In this Pergola Theatre Company production Scott Cooper gives a rather unconvincing performance as Cuirette: he seems unable to fully commit to the role, repeating such behavioral quirks as a grating, nasal cackle instead of developing the character. Erick Konczyk's Hosanna is more impassioned, but his performance too is mannered and repetitive. The distracting lighting design radically brightens or darkens at inopportune times.

Howard Casner's Queen Christina Goes Roman is a more ambitious and politically relevant work but ultimately too jumbled, gimmicky, and inconsistent to succeed. Uncomfortably blending wisecracking farce and dead-serious drama, the play giddily crosses temporal and geographic boundaries--it's an impressive feat of imagination but, at almost two and a half rambling hours, sometimes a chore to sit through.

The setting is the court of Queen Christina: this 17th-century monarch consults 15th-century Pope Julius II about converting to Catholicism, after which she plans to abdicate and live happily ever after with Sister Gizele, the guitar-playing, rollerblading nun with whom she's fallen in love. Fourteenth-century King Edward II, Christina's childhood playmate, wants her to declare her sexual preference publicly. Also advising Christina on her decision are House Un-American Activities Committee lawyer Roy Cohn (here with AIDS), composer Peter Tchaikovsky, and Sebastian, the boyish simpleton the pope has been boffing for years.

The script is filled with anachronisms and political hot buttons. Casner's unlikely assortment of characters discuss, among other things, Stonewall, Jimmy the Greek, Jean Harlow, gay bashing, Oscar Wilde, and tabloid journalism. There are flashes of wit, but there's also a lot of gutter and groaner humor. Sebastian is portrayed as an irritating Valley boy ("Thanks, dude"), and Edward II is a leering jokester who enters chanting "Two-four-six-eight! Don't assume your king is straight!" He calls Sister Gizele "Jizzy." A large portion of Queen Christina comes off as a gay Mel Brooks movie. Call it History of the World, Part I: A Gay Fantasia.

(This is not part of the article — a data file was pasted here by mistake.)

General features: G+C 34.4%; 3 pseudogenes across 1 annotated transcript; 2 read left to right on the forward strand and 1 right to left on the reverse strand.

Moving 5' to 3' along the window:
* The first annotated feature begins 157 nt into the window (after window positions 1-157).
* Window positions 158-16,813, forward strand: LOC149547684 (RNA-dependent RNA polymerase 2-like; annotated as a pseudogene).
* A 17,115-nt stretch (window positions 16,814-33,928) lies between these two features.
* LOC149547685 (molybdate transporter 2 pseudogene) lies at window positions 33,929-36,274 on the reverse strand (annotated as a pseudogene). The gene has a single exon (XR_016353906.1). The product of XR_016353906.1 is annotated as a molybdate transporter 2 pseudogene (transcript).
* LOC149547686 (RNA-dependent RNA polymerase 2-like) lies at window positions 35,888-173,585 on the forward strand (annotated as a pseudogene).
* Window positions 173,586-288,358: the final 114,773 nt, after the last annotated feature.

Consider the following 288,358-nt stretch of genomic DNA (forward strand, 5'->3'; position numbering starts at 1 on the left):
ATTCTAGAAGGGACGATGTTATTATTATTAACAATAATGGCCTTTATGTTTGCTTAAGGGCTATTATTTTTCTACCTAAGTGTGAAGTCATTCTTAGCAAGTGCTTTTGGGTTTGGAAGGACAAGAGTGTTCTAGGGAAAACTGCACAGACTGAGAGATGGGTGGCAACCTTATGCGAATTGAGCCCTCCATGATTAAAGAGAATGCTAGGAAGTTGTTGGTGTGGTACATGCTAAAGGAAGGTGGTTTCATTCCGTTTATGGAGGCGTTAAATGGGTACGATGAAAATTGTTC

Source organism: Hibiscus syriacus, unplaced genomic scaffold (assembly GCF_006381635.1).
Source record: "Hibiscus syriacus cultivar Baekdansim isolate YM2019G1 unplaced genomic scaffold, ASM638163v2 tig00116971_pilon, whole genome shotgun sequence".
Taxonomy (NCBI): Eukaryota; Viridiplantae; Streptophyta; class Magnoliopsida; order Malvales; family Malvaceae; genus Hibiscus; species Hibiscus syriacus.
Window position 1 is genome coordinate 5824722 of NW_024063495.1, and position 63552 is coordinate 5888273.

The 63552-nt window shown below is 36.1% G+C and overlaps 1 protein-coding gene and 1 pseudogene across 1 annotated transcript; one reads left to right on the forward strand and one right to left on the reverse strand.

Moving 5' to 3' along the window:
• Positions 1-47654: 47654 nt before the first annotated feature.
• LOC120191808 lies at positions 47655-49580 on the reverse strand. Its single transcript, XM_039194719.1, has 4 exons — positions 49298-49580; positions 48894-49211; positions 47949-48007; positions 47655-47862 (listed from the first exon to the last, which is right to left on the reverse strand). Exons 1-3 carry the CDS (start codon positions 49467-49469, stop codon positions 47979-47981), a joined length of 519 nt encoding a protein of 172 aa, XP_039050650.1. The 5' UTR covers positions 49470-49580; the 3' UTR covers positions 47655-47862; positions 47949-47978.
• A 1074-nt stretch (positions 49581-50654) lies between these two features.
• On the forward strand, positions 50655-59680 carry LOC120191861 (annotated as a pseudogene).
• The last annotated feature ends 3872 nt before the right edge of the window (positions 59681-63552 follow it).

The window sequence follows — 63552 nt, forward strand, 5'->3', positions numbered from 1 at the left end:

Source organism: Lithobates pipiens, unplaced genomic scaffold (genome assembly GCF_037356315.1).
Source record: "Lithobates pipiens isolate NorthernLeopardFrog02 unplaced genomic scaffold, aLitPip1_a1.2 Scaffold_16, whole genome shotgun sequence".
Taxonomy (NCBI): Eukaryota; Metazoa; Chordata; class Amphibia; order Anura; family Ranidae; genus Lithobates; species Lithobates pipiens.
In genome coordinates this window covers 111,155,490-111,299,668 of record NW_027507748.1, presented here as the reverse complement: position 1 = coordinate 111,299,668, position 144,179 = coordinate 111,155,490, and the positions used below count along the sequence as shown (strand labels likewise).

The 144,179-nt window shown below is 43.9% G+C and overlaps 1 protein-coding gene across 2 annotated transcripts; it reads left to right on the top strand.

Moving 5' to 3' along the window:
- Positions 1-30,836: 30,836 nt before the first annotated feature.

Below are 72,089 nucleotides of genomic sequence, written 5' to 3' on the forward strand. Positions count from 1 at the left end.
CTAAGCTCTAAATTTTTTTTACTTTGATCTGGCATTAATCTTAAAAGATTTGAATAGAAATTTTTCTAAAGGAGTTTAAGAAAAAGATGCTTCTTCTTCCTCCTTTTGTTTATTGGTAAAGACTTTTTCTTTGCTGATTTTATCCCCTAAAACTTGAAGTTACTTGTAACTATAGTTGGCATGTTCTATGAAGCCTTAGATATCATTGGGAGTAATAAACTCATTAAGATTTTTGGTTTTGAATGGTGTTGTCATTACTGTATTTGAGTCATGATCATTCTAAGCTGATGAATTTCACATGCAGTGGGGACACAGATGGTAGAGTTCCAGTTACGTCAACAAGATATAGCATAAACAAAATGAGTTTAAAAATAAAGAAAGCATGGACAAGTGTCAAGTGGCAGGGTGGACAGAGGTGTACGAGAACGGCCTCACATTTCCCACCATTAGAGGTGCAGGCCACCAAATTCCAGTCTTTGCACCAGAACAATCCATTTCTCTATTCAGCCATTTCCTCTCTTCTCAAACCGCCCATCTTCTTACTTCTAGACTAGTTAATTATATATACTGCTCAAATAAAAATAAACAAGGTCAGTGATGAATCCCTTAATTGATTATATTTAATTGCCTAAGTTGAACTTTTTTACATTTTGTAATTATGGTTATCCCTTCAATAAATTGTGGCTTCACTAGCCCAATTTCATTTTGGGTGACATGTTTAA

That's kind of a shame when things start getting serious. Once Edward becomes the victim of a murder plotted by the pope and Roy Cohn and Christina must decide whether to keep her sexual preference secret, the play shows real potential for tackling political issues in an intriguingly deconstructive way. But by that time it's too late. Because of all the wiseass Mel Brooksian humor, the play's suspense, drama, and profundity confuse rather than affect the audience. Grossly clashing styles rob the play of a logical pace, and what could have been exciting seems labored.

You can't fault the Theatre Praxis cast or L.M. Attea's direction: this gleeful production has all the energy of a Warner Brothers cartoon. Mary Anne Bowman and Laura Ruth as Queen Christina and Sister Gizele are especially sympathetic and convincing. Susan Attea's upbeat, silly set design resembles an overgrown puppet-theater stage. Unfortunately, it's precisely this upbeat silliness that detracts from Casner's schizophrenic play.